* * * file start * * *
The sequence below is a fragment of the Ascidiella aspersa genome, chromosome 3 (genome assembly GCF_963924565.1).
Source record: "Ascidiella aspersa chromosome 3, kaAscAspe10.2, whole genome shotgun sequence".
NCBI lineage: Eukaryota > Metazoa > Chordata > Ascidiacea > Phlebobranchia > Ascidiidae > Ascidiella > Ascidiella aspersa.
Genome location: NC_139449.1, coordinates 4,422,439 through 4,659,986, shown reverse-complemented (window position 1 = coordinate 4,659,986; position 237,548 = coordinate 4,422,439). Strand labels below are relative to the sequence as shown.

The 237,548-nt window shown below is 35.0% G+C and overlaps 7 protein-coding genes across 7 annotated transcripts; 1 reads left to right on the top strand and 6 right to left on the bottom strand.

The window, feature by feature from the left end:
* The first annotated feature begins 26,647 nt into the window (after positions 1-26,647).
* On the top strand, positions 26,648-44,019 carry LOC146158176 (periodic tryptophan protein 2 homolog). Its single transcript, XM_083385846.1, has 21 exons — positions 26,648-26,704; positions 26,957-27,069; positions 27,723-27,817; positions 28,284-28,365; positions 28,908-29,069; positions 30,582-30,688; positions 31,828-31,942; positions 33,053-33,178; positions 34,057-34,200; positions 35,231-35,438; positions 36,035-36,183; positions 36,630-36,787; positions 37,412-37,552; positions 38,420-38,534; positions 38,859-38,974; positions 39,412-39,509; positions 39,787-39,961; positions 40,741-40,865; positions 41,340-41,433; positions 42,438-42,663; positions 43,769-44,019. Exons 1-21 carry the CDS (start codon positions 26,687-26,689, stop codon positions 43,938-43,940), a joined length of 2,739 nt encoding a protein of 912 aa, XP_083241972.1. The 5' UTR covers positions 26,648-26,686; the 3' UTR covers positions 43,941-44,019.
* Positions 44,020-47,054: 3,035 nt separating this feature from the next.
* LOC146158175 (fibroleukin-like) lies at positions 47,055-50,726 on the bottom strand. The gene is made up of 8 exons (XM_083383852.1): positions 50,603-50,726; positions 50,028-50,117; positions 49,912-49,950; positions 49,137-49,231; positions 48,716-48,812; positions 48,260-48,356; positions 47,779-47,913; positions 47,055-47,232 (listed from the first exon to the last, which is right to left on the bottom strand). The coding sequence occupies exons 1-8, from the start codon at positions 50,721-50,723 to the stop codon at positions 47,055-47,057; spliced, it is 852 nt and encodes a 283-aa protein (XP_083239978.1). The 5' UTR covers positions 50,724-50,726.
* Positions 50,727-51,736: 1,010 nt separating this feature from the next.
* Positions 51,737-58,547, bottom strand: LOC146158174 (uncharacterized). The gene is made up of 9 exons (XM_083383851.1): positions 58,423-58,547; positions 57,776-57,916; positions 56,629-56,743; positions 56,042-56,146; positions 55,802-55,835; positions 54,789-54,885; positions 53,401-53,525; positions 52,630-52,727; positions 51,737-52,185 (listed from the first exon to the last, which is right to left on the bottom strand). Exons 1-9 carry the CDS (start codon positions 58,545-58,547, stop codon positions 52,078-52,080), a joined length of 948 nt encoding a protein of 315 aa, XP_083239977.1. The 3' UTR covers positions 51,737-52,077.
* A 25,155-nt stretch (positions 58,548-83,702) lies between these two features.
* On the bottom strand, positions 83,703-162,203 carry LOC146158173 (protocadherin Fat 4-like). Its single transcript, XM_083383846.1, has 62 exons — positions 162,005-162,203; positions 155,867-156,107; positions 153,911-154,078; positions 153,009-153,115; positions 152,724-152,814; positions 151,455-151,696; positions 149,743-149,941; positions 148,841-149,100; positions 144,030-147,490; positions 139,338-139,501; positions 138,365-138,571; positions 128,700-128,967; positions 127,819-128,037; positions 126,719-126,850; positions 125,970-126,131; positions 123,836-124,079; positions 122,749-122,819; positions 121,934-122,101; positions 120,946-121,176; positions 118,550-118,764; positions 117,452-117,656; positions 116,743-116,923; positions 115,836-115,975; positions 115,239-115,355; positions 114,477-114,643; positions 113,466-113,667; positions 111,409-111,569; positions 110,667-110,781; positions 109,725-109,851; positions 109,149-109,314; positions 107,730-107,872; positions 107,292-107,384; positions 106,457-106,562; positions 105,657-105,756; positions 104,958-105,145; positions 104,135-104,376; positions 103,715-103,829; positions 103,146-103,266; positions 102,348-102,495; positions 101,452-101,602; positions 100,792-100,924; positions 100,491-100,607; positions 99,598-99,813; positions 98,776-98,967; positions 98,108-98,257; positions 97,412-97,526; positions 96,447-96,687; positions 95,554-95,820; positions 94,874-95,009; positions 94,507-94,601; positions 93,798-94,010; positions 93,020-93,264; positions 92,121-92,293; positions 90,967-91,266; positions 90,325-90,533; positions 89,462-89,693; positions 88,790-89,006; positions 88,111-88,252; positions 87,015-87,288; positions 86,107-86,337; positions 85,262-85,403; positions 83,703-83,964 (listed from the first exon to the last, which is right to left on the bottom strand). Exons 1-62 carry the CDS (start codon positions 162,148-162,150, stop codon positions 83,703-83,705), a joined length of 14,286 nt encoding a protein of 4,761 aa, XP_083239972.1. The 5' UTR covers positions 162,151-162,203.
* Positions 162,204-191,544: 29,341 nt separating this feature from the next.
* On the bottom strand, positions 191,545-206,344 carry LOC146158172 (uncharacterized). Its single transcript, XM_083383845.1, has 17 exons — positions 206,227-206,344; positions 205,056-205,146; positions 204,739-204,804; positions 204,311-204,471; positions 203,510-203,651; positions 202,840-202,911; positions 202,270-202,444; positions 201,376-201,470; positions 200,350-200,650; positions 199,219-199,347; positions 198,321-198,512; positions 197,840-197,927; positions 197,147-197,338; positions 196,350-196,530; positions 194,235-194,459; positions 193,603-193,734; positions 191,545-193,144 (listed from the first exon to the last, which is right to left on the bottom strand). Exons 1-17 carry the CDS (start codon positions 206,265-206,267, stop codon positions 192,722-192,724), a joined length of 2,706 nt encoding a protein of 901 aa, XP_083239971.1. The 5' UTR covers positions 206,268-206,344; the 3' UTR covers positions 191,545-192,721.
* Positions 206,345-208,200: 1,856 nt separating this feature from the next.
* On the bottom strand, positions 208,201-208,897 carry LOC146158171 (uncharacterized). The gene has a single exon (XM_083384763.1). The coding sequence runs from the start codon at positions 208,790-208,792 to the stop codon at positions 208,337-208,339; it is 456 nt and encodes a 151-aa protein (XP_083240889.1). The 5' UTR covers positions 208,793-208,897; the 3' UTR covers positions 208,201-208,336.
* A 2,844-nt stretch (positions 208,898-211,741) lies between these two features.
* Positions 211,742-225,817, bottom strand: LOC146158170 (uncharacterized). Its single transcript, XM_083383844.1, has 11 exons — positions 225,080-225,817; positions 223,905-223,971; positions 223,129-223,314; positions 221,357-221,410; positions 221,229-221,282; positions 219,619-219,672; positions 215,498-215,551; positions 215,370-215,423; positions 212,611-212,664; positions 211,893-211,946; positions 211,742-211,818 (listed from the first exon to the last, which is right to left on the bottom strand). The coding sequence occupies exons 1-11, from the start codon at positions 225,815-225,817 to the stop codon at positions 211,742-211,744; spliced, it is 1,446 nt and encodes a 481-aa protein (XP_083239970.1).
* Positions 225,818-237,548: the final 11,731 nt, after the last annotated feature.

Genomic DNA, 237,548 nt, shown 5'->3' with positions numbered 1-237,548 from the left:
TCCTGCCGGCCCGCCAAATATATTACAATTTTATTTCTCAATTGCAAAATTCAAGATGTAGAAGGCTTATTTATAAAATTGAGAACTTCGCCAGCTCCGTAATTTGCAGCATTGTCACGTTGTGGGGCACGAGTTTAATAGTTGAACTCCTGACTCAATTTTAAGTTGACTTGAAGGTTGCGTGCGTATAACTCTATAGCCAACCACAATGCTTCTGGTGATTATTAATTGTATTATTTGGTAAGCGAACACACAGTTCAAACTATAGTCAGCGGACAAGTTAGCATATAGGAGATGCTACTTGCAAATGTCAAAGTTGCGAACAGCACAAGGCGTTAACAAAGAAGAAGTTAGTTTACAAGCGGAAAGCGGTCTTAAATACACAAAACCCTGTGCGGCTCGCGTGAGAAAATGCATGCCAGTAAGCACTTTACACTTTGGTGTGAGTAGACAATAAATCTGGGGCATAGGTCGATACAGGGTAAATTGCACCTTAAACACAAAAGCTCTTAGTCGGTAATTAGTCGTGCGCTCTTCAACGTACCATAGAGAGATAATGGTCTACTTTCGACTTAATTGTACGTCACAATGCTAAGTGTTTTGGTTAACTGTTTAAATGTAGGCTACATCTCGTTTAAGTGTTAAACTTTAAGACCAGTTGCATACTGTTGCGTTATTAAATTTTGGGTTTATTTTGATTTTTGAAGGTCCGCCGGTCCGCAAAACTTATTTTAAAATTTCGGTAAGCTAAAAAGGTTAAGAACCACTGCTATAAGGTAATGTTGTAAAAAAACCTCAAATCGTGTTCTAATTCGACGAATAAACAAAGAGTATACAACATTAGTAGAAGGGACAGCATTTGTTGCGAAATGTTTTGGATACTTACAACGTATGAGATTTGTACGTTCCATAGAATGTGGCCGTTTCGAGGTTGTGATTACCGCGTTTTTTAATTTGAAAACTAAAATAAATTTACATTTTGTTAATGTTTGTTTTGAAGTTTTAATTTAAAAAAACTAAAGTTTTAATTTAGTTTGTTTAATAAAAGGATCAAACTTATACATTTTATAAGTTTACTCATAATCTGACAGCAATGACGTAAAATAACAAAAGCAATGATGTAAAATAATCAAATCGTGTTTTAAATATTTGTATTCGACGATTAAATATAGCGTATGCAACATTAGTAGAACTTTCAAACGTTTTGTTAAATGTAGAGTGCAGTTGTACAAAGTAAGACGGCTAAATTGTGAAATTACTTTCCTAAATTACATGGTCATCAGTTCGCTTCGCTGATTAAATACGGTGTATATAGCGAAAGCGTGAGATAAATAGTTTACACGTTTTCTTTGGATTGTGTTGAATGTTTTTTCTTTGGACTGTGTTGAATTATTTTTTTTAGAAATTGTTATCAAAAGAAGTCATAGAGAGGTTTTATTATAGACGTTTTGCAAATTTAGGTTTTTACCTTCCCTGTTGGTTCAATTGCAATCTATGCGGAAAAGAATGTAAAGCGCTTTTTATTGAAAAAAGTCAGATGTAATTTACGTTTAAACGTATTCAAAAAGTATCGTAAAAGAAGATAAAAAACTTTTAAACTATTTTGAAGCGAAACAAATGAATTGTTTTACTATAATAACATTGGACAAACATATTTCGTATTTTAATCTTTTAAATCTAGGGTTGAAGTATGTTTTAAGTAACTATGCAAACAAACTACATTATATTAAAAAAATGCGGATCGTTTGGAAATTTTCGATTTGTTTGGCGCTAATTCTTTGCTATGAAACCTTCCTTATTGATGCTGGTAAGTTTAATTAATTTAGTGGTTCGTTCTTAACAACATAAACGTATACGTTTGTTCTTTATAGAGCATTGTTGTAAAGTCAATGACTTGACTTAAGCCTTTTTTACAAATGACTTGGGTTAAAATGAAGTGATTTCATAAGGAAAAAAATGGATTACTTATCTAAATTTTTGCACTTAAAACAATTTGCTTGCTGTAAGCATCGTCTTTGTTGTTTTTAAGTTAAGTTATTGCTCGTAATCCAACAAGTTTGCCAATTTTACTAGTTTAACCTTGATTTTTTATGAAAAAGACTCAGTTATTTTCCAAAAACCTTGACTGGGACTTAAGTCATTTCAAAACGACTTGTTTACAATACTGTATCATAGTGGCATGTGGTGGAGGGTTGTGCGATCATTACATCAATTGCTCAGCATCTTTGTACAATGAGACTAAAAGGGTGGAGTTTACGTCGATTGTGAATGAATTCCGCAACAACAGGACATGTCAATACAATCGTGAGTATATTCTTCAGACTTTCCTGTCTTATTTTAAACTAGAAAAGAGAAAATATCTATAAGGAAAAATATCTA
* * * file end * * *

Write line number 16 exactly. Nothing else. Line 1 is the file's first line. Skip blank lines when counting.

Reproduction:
* On the bottom strand, positions 191,545-206,344 carry LOC146158172 (uncharacterized). Its single transcript, XM_083383845.1, has 17 exons — positions 206,227-206,344; positions 205,056-205,146; positions 204,739-204,804; positions 204,311-204,471; positions 203,510-203,651; positions 202,840-202,911; positions 202,270-202,444; positions 201,376-201,470; positions 200,350-200,650; positions 199,219-199,347; positions 198,321-198,512; positions 197,840-197,927; positions 197,147-197,338; positions 196,350-196,530; positions 194,235-194,459; positions 193,603-193,734; positions 191,545-193,144 (listed from the first exon to the last, which is right to left on the bottom strand). Exons 1-17 carry the CDS (start codon positions 206,265-206,267, stop codon positions 192,722-192,724), a joined length of 2,706 nt encoding a protein of 901 aa, XP_083239971.1. The 5' UTR covers positions 206,268-206,344; the 3' UTR covers positions 191,545-192,721.